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Physician (Employment) Letter of Intent

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Updated on April 2nd, 2023

physician letter of intent is drafted by a healthcare employer to outline the terms and conditions for a physician they intend to hire. The letter is an important step in the employment negotiation process between a physician and an employer and is essentially a job offer. The document will set the salary expectations, contract duration, start date, and duties of the physician.


How to Use

The physician letter of intent is most often used after the interview process to offer a physician employment. If the physician agrees with the conditions offered by the recruiter, they may sign the document, and the two parties may move to the next steps of the hiring process.

By signing the letter, both parties acknowledge that they are on the same page regarding the terms of employment. The following information should be included in the letter.


How much pay the employer offers the physician is one of the most important elements of the letter of intent. The pay should be in line with the market rate in the area of work and with the physician’s experience and other accomplishments.

If applicable, other elements, such as a signing bonus, relocation costs, and temporary housing reimbursements should also be outlined in the document.

Term of Contract

The letter should state how long the initial employment term will be. It should also state how many days’ notice either party must be give if they wish to terminate the employment agreement.

The completed document should also propose a start date for the physician.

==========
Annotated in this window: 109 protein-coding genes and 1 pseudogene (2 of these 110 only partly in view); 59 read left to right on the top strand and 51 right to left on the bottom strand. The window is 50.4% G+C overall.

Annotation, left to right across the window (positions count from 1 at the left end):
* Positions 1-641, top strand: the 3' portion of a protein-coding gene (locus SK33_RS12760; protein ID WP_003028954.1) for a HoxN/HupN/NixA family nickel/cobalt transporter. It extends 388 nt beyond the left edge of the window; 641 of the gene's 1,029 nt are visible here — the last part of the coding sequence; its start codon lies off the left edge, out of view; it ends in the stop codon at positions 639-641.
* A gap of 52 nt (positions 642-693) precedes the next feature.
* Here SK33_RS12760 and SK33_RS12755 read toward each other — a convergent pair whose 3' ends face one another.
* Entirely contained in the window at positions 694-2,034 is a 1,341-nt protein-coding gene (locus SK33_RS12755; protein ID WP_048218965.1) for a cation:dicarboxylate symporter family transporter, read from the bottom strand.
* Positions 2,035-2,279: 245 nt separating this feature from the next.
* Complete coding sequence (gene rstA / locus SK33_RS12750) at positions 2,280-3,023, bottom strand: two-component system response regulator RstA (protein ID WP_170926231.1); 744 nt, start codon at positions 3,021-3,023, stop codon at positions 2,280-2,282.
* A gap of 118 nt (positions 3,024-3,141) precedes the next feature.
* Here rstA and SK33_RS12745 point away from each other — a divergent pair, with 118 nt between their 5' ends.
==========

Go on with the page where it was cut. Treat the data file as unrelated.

Duties and Responsibilities

The document should spell out the expected duties and responsibilities of the physician. Some common elements to include are:

  • If the employee is full time, and what full time means to the employer
  • How many days and hours a week will the physician be expected to work
  • On-call responsibilities
  • Making hospital rounds
  • Hiring support staff
  • Procedures they are expected to perform


Since the letter attempts to recruit a potential employee, an essential element to include will be the benefits the employer is willing to offer. Many employers will often offer benefits such as:

  • Medical and dental insurance
  • Retirement benefits
  • Profit-sharing
  • Malpractice insurance and tail coverage
  • Continuing Medical Education (CME)
  • Life insurance
  • Disability
  • A vehicle
  • Paid time off and sick leave

Binding Terms

Most physician letters of intent clearly state that they are not legally binding. A non-legally binding agreement will make it more likely that the prospective physician will sign the document and move forward with employment.

Writing Tips

A well-written physician letter of intent can help recruit the employer’s ideal candidate. A physician may be approached with several offers, and a letter of intent may prove the difference in their choice of employer. Some elements to consider are:

  • Brevity: A short and concise document is generally considered better since the letter of intent is just a preliminary agreement. The next stage of the hiring process is where the details are discussed.